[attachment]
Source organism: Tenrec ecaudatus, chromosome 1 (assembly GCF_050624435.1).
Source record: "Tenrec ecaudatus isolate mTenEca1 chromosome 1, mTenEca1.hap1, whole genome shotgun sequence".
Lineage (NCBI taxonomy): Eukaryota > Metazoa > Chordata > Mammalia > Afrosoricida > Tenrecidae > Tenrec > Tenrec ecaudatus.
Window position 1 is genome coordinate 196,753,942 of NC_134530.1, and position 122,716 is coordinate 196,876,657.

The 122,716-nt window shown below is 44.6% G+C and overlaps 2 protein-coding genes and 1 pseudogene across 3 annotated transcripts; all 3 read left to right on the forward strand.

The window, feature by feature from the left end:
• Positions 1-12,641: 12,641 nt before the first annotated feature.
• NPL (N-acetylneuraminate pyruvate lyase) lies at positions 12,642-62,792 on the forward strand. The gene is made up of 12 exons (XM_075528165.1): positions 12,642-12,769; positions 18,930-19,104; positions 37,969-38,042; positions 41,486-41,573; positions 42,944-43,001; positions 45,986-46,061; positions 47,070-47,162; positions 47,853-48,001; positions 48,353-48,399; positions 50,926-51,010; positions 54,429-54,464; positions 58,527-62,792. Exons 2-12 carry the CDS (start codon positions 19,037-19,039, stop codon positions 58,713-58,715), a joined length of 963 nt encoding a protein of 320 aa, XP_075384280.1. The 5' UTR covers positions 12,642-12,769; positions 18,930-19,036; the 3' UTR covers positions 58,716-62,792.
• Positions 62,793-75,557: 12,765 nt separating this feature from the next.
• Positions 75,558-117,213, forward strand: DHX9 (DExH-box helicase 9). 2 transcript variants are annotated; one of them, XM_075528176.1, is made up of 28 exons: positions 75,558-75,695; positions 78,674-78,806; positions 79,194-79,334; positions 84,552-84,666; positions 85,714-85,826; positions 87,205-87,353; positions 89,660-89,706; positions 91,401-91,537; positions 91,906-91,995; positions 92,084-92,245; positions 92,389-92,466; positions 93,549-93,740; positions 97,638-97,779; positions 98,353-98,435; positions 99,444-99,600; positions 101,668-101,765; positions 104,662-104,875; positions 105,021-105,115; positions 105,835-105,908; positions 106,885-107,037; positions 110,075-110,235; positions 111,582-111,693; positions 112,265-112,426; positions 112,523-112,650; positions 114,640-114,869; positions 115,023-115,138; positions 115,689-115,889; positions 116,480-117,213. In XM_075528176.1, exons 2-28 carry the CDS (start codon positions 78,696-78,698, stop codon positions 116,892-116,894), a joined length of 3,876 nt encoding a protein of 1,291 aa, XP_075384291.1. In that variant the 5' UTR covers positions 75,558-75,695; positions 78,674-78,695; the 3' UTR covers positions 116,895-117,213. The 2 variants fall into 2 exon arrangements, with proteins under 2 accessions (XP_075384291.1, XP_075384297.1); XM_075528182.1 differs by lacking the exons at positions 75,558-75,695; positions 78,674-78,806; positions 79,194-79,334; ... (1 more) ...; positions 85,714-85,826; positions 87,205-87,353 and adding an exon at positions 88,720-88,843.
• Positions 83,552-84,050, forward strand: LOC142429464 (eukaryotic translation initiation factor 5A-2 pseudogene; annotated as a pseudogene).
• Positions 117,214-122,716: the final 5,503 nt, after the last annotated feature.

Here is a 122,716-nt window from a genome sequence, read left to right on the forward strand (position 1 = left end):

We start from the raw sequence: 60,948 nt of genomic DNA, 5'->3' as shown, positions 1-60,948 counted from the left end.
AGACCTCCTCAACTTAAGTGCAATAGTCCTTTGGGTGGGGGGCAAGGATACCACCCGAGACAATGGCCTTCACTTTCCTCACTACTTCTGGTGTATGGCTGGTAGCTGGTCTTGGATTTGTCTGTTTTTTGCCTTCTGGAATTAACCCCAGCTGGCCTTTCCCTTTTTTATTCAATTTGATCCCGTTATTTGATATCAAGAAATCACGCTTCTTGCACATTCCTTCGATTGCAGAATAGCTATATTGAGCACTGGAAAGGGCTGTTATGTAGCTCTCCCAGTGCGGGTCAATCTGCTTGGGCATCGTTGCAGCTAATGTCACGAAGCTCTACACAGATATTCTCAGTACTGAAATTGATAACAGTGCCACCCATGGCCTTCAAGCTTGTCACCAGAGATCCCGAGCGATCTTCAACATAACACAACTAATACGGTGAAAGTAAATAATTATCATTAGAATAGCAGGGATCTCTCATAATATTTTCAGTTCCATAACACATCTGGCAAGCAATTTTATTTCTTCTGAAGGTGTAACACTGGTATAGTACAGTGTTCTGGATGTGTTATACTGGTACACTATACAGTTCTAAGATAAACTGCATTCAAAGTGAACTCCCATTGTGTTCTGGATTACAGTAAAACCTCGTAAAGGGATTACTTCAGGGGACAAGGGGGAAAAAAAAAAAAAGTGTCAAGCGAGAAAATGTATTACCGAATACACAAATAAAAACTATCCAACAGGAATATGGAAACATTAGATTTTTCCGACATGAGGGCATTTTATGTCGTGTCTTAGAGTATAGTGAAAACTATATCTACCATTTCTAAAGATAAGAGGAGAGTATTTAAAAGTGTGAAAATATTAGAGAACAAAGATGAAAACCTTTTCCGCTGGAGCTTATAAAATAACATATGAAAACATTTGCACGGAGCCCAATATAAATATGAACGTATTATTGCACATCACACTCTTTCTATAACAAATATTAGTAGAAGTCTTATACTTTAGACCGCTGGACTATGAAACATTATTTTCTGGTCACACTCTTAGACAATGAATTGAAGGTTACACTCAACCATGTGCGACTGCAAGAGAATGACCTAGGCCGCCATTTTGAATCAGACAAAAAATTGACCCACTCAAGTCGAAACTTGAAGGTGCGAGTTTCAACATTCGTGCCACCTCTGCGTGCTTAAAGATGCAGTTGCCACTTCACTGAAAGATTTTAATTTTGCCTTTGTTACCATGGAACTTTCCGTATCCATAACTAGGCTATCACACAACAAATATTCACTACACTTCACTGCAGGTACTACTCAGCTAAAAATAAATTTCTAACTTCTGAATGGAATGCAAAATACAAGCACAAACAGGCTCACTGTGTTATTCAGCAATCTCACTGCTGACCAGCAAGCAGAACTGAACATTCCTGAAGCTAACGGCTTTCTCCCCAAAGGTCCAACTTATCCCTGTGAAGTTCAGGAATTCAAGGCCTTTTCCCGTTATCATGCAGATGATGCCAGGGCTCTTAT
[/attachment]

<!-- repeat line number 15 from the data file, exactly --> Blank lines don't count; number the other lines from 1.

AGACCTCCTCAACTTAAGTGCAATAGTCCTTTGGGTGGGGGGCAAGGATACCACCCGAGACAATGGCCTTCACTTTCCTCACTACTTCTGGTGTATGGCTGGTAGCTGGTCTTGGATTTGTCTGTTTTTTGCCTTCTGGAATTAACCCCAGCTGGCCTTTCCCTTTTTTATTCAATTTGATCCCGTTATTTGATATCAAGAAATCACGCTTCTTGCACATTCCTTCGATTGCAGAATAGCTATATTGAGCACTGGAAAGGGCTGTTATGTAGCTCTCCCAGTGCGGGTCAATCTGCTTGGGCATCGTTGCAGCTAATGTCACGAAGCTCTACACAGATATTCTCAGTACTGAAATTGATAACAGTGCCACCCATGGCCTTCAAGCTTGTCACCAGAGATCCCGAGCGATCTTCAACATAACACAACTAATACGGTGAAAGTAAATAATTATCATTAGAATAGCAGGGATCTCTCATAATATTTTCAGTTCCATAACACATCTGGCAAGCAATTTTATTTCTTCTGAAGGTGTAACACTGGTATAGTACAGTGTTCTGGATGTGTTATACTGGTACACTATACAGTTCTAAGATAAACTGCATTCAAAGTGAACTCCCATTGTGTTCTGGATTACAGTAAAACCTCGTAAAGGGATTACTTCAGGGGACAAGGGGGAAAAAAAAAAAAAGTGTCAAGCGAGAAAATGTATTACCGAATACACAAATAAAAACTATCCAACAGGAATATGGAAACATTAGATTTTTCCGACATGAGGGCATTTTATGTCGTGTCTTAGAGTATAGTGAAAACTATATCTACCATTTCTAAAGATAAGAGGAGAGTATTTAAAAGTGTGAAAATATTAGAGAACAAAGATGAAAACCTTTTCCGCTGGAGCTTATAAAATAACATATGAAAACATTTGCACGGAGCCCAATATAAATATGAACGTATTATTGCACATCACACTCTTTCTATAACAAATATTAGTAGAAGTCTTATACTTTAGACCGCTGGACTATGAAACATTATTTTCTGGTCACACTCTTAGACAATGAATTGAAGGTTACACTCAACCATGTGCGACTGCAAGAGAATGACCTAGGCCGCCATTTTGAATCAGACAAAAAATTGACCCACTCAAGTCGAAACTTGAAGGTGCGAGTTTCAACATTCGTGCCACCTCTGCGTGCTTAAAGATGCAGTTGCCACTTCACTGAAAGATTTTAATTTTGCCTTTGTTACCATGGAACTTTCCGTATCCATAACTAGGCTATCACACAACAAATATTCACTACACTTCACTGCAGGTACTACTCAGCTAAAAATAAATTTCTAACTTCTGAATGGAATGCAAAATACAAGCACAAACAGGCTCACTGTGTTATTCAGCAATCTCACTGCTGACCAGCAAGCAGAACTGAACATTCCTGAAGCTAACGGCTTTCTCCCCAAAGGTCCAACTTATCCCTGTGAAGTTCAGGAATTCAAGGCCTTTTCCCGTTATCATGCAGATGATGCCAGGGCTCTTAT